Franken Won’t Be Seated Yet

Posted January 5, 2009 at 9:30pm

Senate Democrats declared victory Monday in comedian-turned-politician Al Franken’s (D) bid to oust veteran Sen. Norm Coleman (R-Minn.) despite GOP warnings of an imminent legal challenge to his slim recount victory and the prospect of weeks more of legal wrangling.

Senate Majority Leader Harry Reid (D-Nev.) initially planned to try to seat Franken on Tuesday, but after Republicans said they would block the effort — and warned that such a move could poison the atmosphere in the Senate at the start of the 111th Congress — Reid decided late Monday not to move forward with the seating.

“Now that the bipartisan state canvassing board has certified Al Franken as the winner, we hope Senator Coleman respects its decision and does not drag this out for months with litigation. … However, there will not be an effort to seat Mr. Franken [Tuesday],” Reid spokesman Jim Manley said late Monday.

The state canvassing board declared Franken the winner over Coleman by 225 votes on Monday afternoon, but Republicans said the announcement was just the beginning of a long, litigious road. Franken and Coleman have been trading leads in the two-month-long statewide recount. The contest will determine whether Senate Democrats will have a pivotal 59th seat in the 111th Congress.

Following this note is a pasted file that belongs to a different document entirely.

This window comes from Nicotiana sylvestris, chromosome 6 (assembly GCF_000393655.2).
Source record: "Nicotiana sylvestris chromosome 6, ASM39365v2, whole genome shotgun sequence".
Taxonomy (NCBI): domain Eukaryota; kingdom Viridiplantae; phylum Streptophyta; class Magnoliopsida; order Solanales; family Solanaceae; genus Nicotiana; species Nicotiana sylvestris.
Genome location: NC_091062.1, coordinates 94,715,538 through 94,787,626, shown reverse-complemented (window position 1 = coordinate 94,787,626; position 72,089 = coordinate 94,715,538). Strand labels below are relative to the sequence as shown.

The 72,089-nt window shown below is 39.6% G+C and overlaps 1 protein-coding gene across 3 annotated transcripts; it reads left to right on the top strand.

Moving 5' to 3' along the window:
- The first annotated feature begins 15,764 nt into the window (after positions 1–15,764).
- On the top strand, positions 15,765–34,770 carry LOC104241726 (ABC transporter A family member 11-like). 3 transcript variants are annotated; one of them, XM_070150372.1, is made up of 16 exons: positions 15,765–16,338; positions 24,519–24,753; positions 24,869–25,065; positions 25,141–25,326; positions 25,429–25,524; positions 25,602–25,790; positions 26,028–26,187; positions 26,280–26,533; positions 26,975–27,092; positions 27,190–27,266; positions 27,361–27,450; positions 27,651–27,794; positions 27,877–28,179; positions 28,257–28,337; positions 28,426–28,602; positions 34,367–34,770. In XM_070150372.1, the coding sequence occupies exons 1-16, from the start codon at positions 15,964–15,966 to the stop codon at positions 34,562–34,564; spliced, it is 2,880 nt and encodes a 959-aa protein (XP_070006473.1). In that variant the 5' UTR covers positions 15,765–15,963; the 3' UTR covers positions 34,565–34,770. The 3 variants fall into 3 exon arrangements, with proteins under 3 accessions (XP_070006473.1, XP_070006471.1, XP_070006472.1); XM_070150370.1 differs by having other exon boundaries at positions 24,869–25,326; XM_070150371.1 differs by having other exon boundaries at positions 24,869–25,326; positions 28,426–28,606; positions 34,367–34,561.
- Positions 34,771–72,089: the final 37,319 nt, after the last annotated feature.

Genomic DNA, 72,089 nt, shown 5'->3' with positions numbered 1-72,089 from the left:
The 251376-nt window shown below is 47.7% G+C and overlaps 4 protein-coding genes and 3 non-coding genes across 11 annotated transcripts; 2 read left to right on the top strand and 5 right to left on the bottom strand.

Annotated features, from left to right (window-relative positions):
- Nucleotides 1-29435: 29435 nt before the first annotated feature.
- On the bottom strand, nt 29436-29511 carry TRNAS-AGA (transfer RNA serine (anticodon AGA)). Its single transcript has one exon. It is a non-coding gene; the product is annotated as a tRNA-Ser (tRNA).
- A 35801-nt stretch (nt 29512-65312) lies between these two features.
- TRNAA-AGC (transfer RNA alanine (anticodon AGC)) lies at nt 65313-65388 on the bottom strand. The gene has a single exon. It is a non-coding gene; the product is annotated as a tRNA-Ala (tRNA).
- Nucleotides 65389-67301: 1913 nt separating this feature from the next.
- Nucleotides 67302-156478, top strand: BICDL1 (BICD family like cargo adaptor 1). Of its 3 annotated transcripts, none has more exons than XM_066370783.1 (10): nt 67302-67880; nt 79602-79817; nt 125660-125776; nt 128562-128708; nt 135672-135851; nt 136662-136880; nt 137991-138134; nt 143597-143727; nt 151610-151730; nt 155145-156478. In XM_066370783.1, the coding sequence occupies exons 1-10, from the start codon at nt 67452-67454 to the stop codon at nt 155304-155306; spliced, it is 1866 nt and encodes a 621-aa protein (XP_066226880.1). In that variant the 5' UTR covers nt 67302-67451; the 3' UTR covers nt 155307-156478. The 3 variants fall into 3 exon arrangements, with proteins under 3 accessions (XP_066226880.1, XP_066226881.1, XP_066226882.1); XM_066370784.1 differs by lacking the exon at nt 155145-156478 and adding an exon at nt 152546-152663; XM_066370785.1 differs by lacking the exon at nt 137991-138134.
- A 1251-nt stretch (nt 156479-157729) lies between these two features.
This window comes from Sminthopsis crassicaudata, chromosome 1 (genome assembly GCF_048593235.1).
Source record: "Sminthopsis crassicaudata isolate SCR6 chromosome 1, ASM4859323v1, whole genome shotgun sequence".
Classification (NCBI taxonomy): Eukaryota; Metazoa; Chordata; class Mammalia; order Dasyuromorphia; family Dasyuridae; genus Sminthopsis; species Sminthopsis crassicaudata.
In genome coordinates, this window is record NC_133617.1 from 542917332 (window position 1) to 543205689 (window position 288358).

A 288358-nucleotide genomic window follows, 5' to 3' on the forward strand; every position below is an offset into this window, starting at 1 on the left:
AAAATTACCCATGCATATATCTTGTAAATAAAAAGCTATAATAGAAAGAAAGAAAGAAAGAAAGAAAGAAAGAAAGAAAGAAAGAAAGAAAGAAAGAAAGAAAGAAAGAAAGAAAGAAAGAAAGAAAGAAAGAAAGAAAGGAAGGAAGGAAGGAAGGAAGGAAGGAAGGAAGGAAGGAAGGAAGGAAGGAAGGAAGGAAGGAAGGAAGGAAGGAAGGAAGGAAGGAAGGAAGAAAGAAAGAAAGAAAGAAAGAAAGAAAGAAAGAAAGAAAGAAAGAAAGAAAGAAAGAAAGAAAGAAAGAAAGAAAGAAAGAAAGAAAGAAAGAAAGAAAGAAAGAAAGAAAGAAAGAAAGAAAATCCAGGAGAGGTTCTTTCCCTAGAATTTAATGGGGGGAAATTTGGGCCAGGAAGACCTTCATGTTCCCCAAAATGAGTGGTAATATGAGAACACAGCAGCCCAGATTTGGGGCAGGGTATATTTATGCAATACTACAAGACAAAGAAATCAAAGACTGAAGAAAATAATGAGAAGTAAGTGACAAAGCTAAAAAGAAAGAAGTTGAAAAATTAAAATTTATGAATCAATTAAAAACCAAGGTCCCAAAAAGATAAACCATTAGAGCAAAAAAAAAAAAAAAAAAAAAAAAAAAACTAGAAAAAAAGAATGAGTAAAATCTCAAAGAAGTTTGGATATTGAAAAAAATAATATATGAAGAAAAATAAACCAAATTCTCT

In a conference call with reporters Monday evening, Coleman recount attorney Tony Trimble said the campaign planned to file an election contest within 24 hours. Under Minnesota law, campaigns have one week after the canvassing board’s report to contest the election to a three-judge committee. Minnesota Gov. Tim Pawlenty (R) must also sign off on the certification — a move that he will not make unless the contests are resolved.

“The actions today by the canvassing board are but the first step in what, unfortunately, will now have to be a longer process,” Trimble said Monday. “This process isn’t at the end; it is now just at the beginning. We will contest the results of the canvassing board; otherwise, literally millions of Minnesotans will be disenfranchised.”

Trimble said the Coleman campaign would contest the results based on what it believes were inconsistencies in the recount: A “double voting” issue that allegedly netted Franken about 100 votes, missing ballots in a Minneapolis precinct from election night that allegedly netted Franken about 35 votes, and inconsistencies in the inclusion of hundreds of wrongfully rejected absentee ballots in the recount.

“If the canvassing board had resolved all these issues, then the process might be completed,” Trimble said. “But the board has deferred the resolution of those issues for the contest phase provided for in Minnesota law. Since the process is far from complete, there can be no confidence in the current results of the United States Senate recount, and we will file a contest within the next 24 hours to promptly correct those problems and inaccuracies.”

Coleman’s campaign had yet another setback Monday prior to the canvassing board meeting, when the state Supreme Court ordered that about 650 previously uncounted absentee ballots could not be included in the recount.